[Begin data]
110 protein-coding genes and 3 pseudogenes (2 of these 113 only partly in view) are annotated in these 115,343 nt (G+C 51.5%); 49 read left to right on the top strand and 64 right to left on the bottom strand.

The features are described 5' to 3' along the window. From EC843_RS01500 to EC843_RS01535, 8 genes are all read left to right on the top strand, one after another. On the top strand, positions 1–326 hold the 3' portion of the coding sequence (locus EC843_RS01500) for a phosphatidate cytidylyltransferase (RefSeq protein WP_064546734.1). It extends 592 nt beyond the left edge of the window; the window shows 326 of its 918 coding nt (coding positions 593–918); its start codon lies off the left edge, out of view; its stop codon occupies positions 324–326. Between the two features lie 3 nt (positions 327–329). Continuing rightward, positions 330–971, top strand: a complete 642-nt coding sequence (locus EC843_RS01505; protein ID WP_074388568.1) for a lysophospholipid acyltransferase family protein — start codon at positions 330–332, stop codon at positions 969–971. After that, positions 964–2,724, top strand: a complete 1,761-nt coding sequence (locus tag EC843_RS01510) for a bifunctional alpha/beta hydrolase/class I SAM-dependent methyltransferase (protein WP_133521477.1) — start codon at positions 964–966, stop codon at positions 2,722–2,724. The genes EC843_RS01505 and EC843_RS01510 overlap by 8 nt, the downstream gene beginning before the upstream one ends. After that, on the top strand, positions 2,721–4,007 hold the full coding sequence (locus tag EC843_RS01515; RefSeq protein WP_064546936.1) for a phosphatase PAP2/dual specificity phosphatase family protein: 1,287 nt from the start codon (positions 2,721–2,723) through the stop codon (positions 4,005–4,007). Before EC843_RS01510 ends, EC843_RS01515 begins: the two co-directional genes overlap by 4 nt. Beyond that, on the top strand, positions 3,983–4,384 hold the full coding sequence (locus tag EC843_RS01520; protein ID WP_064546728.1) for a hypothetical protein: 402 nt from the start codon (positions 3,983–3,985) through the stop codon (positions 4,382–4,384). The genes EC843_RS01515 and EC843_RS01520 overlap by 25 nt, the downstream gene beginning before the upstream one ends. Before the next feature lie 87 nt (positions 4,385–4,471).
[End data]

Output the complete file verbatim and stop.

110 protein-coding genes and 3 pseudogenes (2 of these 113 only partly in view) are annotated in these 115,343 nt (G+C 51.5%); 49 read left to right on the top strand and 64 right to left on the bottom strand.

The features are described 5' to 3' along the window. From EC843_RS01500 to EC843_RS01535, 8 genes are all read left to right on the top strand, one after another. On the top strand, positions 1–326 hold the 3' portion of the coding sequence (locus EC843_RS01500) for a phosphatidate cytidylyltransferase (RefSeq protein WP_064546734.1). It extends 592 nt beyond the left edge of the window; the window shows 326 of its 918 coding nt (coding positions 593–918); its start codon lies off the left edge, out of view; its stop codon occupies positions 324–326. Between the two features lie 3 nt (positions 327–329). Continuing rightward, positions 330–971, top strand: a complete 642-nt coding sequence (locus EC843_RS01505; protein ID WP_074388568.1) for a lysophospholipid acyltransferase family protein — start codon at positions 330–332, stop codon at positions 969–971. After that, positions 964–2,724, top strand: a complete 1,761-nt coding sequence (locus tag EC843_RS01510) for a bifunctional alpha/beta hydrolase/class I SAM-dependent methyltransferase (protein WP_133521477.1) — start codon at positions 964–966, stop codon at positions 2,722–2,724. The genes EC843_RS01505 and EC843_RS01510 overlap by 8 nt, the downstream gene beginning before the upstream one ends. After that, on the top strand, positions 2,721–4,007 hold the full coding sequence (locus tag EC843_RS01515; RefSeq protein WP_064546936.1) for a phosphatase PAP2/dual specificity phosphatase family protein: 1,287 nt from the start codon (positions 2,721–2,723) through the stop codon (positions 4,005–4,007). Before EC843_RS01510 ends, EC843_RS01515 begins: the two co-directional genes overlap by 4 nt. Beyond that, on the top strand, positions 3,983–4,384 hold the full coding sequence (locus tag EC843_RS01520; protein ID WP_064546728.1) for a hypothetical protein: 402 nt from the start codon (positions 3,983–3,985) through the stop codon (positions 4,382–4,384). The genes EC843_RS01515 and EC843_RS01520 overlap by 25 nt, the downstream gene beginning before the upstream one ends. Before the next feature lie 87 nt (positions 4,385–4,471).